The North Pacific Fishery Management Council and the public will review the draft biological opinion at a special meeting in Anchorage August 16-20.

"NOAA Fisheries will work with the Council to develop management measures for the groundfish fisheries to ensure fishing operations are consistent with the mandates of the ESA," said Balsiger. "The ultimate goal is the recovery of the western Steller sea lion population so that the species can be removed from the list of endangered and threatened wildlife."

A final biological opinion is expected in January 2011. The new fishery management measures are expected to be implemented in January 2011.

Feds want fishery closures to save sea lions

The National Marine Fisheries Service today released its long-awaited draft biological opinion on the effects of commercial fishing on the endangered western population of Steller sea lions, concluding the fisheries are likely to jeopardize the continued existence of the animals and "adversely modify" their critical habitat.

OK, so what does that mean?

The agency is proposing a "reasonable and prudent alternative," or slate of changes in the harvest of groundfish such as Pacific cod and Atka mackerel.

The idea behind the RPA is to minimize "local competition" between fishing boats and the sea lions for food fish.

The proposed fishing changes appear to be confined to waters in the central and western Aleutian Islands, where the sea lion population decline is most problematic.

Here is the RPA, taken directly from the massive biological opinion:

This RPA requires changes in groundfish fishery management in Management Sub-areas 543, 542, and 541 in the Aleutian Islands Management Area.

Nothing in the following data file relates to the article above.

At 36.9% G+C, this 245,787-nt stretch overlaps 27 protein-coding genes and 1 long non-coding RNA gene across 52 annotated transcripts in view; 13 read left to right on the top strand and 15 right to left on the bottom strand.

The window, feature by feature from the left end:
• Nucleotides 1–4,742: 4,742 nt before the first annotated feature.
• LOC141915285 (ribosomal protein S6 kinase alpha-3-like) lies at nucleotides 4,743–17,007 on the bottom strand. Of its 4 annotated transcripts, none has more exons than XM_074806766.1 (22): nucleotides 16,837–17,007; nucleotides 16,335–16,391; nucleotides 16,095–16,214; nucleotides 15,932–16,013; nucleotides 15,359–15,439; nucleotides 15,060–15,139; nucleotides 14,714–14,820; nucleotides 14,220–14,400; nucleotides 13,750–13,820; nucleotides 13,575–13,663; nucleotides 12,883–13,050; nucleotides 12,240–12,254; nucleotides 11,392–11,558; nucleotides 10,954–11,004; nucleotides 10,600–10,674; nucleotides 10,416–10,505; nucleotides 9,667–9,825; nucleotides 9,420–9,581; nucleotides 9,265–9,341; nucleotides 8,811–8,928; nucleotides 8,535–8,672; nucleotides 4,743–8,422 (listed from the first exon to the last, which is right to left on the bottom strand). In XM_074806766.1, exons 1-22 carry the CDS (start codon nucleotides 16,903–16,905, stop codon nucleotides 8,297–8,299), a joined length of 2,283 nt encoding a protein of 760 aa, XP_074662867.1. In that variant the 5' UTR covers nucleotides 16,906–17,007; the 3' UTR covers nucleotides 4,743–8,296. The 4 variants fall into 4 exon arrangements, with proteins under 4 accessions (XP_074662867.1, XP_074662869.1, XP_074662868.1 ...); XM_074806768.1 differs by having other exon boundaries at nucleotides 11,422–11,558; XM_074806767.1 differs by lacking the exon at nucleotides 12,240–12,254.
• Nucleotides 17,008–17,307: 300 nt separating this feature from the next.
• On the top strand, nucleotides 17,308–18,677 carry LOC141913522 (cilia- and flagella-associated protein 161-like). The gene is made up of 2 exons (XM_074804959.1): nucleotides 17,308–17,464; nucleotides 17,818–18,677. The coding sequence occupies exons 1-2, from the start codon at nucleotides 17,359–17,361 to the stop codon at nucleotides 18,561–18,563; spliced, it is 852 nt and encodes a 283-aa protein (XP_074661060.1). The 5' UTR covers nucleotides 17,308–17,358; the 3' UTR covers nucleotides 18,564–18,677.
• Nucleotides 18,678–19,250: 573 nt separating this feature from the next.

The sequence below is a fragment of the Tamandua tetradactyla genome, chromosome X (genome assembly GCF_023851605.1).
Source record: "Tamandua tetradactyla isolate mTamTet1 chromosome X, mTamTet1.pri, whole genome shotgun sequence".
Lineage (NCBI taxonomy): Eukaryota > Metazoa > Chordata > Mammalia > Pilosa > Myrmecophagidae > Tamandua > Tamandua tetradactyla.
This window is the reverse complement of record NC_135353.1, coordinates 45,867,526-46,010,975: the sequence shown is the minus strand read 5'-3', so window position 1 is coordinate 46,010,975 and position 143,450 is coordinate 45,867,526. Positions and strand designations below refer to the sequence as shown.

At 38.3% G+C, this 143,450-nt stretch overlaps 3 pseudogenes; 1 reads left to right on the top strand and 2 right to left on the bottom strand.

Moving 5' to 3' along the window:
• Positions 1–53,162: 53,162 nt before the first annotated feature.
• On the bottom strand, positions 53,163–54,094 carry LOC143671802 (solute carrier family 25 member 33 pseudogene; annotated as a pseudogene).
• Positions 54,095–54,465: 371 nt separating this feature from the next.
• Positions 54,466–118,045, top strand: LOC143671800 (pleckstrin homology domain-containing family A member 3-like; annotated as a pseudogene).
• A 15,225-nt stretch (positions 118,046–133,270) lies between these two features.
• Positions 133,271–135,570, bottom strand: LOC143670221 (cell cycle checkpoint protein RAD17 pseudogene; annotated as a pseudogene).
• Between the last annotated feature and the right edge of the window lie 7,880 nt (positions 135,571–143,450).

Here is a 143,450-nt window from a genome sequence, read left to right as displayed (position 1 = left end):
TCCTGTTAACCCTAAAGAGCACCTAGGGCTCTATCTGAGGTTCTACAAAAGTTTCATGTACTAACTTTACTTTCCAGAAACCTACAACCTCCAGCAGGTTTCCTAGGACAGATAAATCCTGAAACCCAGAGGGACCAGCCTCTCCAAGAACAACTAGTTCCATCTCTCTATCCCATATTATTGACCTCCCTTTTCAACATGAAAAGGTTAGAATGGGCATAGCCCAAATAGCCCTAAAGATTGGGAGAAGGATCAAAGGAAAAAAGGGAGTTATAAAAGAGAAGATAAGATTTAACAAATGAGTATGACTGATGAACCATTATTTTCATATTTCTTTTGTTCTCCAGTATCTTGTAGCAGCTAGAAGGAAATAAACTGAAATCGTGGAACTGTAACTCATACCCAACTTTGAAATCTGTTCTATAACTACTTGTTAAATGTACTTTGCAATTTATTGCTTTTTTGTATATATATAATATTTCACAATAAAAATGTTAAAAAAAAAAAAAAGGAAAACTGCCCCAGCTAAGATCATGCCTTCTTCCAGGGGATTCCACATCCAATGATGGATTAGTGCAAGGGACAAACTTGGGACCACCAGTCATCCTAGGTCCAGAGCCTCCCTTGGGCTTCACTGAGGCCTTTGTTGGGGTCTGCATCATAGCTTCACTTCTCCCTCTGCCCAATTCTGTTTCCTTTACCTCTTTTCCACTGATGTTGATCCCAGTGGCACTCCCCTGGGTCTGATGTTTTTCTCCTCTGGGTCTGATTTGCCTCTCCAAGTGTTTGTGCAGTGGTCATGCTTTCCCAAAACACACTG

RPA for Area 543
Pacific cod fishery
1. Close the directed fishery and prohibit retention of P. Cod in Area 543.
Atka mackerel fishery
1. Close the directed fishery and prohibit retention of Atka mackerel in Area 543.

RPA for Area 542
Groundfish fishery
1. Close waters from 0-3 nm around Kanaga Island/Ship Rock to directed fishing for groundfish by federally permitted vessels.
Pacific cod fishery
1. Close the 0-10 nm zone of critical habitat to directed P. cod fishing by federally permitted vessels using fixed gear year round. Close the 10-20 nm zone of critical habitat to directed fishing for P. cod by federally permitted vessels using fixed gear January 1 through June 10.
2. Close the 0-20 nm zone of critical habitat year-round to directed fishing for P. cod by federally permitted vessels using trawl gear.
3. Prohibit P. cod fishing November 1 through December 31 in Area 542.
Atka mackerel fishery
1. Close the 0-20 nm zone of critical habitat to directed fishing for Atka mackerel by federally permitted vessels year round.
2. Set Atka mackerel TAC for Area 542 to no more than 47% of ABC.
3. Eliminate the HLA platoon system for Atka mackerel harvest.
4. Change the Atka mackerel seasons to January 20 through June 10 for the A season and June 10-November 1 for the B season.

RPA for Area 541
Pacific cod fishery
1. Close the 0-10 nm zone of critical habitat to directed fishing for P. cod by federally permitted vessels year-round.
2. Close the 10-20 nm zone of critical habitat to directed fishing for P. cod using fixed gear by federally permitted vessels January 1 through June 10.
3. Close the 10-20 nm zone of critical habitat to directed fishing by for P. cod using trawl gear by federally permitted vessels June 10 through November 1.
4. Prohibit P. cod fishing November 1 through December 31 in Area 541.
Atka mackerel fishery
1. The available data do not indicate a need to further modify fishery management measures to conserve Atka mackerel forage availability within this fishery management area. However, the elimination of the platoon management system provides an opportunity to further disperse the Atka mackerel seasons to January 20 through June 10 for the A season and June 10 through November 1 for the B season.